Looking in more detail at the COVID-19 health tax measures in IMF lending only 4 of 18 total measures have estimated revenue yields ranging from 0.13 to 0.20 percent of GDP (See Appendix Table 1).

Of the 13 measures in regular program financing; one is a part of a prior action—implementation in Ukraine of a previously announced increase of tobacco taxes as part of a revenue package and harmonizing taxation of heated and traditional tobacco products; of the other measures, 5 increase tobacco excises (Burkina Faso, Egypt, Gambia, Sudan, and Ukraine (additional to the prior action), one increases sugar taxes (Sudan), 4 operationalize an excise stamp duty regime for alcohol and tobacco (Liberia and Sierra Leone) and 2 others consider reforms to alcohol and tobacco excises in line with regional guidelines (Mali).

Of the 5 measures in emergency financing, 4 are temporary or tentative in nature (for alcohol and tobacco taxes in Bahamas and Lesotho) and at least 2 of these were not implemented (Bahamas). The remaining measure resumes a stepwise increase of tobacco taxes that was initiated in 2017 (Tunisia).

Figure 2. Health taxes commitments in IMF programs by type, 2017–21 (count of actions)

Source: Text search of IMF staff reports. 

Diminished appetite for health taxes?

Why has the appetite for corrective taxes diminished during COVID-19 in IMF programs, despite evidence that non-communicable diseases associated with tobacco and alcohol use, and unhealthy diets increase the risk of severe illness from COVID-19,[14] and corrective taxes could mobilize additional revenues including to support hard-pressed health sectors?

At least four factors are relevant to answer this question:

First, it is not because the incidence of IMF-supported programs (excluding emergency support) has diminished. The number of active programs remained broadly stable during the 2017-21 period (34-40 countries with active programs at mid-year as shown in Figure 1).

Second, the IMF emergency financial support to 80 member countries during COVID-19[15] has no ex-post conditionality as it is designed to meet urgent balance of payments or budgetary needs providing a country is taking steps to address its economic difficulties. Given the nature of emergency financing, the emphasis is on closing financing gaps rapidly rather than supporting medium-term revenue mobilization, including through health taxes.

Third, the allocation of Special Drawing Rights equivalent to about US$ 650 billion to IMF members in August 2021, also without conditions attached, may also have lessened the need to take revenue measures, including corrective health tax increases, at least temporarily.

Fourth, the pandemic is viewed to have worsened income inequality with job and income losses likely to have hit lower-skilled and uneducated workers the hardest.[16] Accordingly, policymakers may view higher corrective taxes weighing on already hard-pressed low-income groups in the short term, for whom the affordability of these products has already decreased due to income losses as shown in recent work on tobacco affordability around the world.[17]

Nonetheless, those countries that implemented health taxes during COVID-19 with non-negligible revenue increases, such as Egypt and Ukraine, were able to mitigate the fall in total tax revenues and decrease health-related expenditures in the long run assuming permanent reductions in consumption levels.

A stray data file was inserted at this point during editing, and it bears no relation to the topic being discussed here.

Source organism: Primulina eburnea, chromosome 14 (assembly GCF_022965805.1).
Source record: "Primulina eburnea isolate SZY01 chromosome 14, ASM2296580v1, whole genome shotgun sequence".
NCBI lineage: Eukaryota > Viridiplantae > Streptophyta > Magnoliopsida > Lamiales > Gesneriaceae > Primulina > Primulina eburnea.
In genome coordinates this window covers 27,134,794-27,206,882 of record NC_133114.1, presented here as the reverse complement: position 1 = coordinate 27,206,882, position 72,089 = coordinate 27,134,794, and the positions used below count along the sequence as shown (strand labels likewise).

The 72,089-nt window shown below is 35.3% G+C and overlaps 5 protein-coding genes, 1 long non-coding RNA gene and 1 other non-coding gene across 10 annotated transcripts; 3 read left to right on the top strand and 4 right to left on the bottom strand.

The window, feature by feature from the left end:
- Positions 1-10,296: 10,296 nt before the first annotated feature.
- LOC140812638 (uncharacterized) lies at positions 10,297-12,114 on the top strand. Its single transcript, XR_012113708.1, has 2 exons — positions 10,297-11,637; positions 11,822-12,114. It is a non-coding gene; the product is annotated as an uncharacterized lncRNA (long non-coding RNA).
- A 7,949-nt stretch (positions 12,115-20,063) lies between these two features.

The road ahead for corrective health taxes

While progress in IMF program support to health taxes has diminished during the pandemic, there are indications that policymakers are readying for more ambitious corrective taxes and other measures to improve population health and support revenues as or when COVID-related disruption diminishes.

In some countries “post-pandemic” health tax measures are taking shape. For example, from 2023, Kazakhstan will introduce an excise tax on sugar-sweetened beverages within the framework of the Healthy Nation project prepared by the Ministry of Health with excises starting at 20 percent and rising to 45 percent over time.[18] In New Zealand, which already has amongst the highest levels of tobacco taxes in the world, legislation is planned in 2022 to progressively ban the sale of tobacco products from 2027 following other efforts to reduce points of sale and lower tobacco nicotine levels.[19]

Yet overall health taxes remain low including in countries with high non-communicable disease burdens arising from harmful product consumption. During the pandemic unhealthy products have in some cases become more affordable over time. There is more to to be done, and quickly to save lives and money.

Next steps for the IMF and health taxes

International financial institutions, including the IMF, World Bank, and multilateral development banks as well as the World Health Organization, can play an important role in helping countries strengthen their health taxes as COVID-19 wanes through policy-based lending, surveillance, and technical assistance.

At the IMF some progress was made on health tax policies during COVID-19. The IMF published a note on “How to Apply Excise Taxes to Fight Obesity” in December 2021 which makes a cautious case to tax sugar-sweetened beverages in both low-income and advanced economies.[20]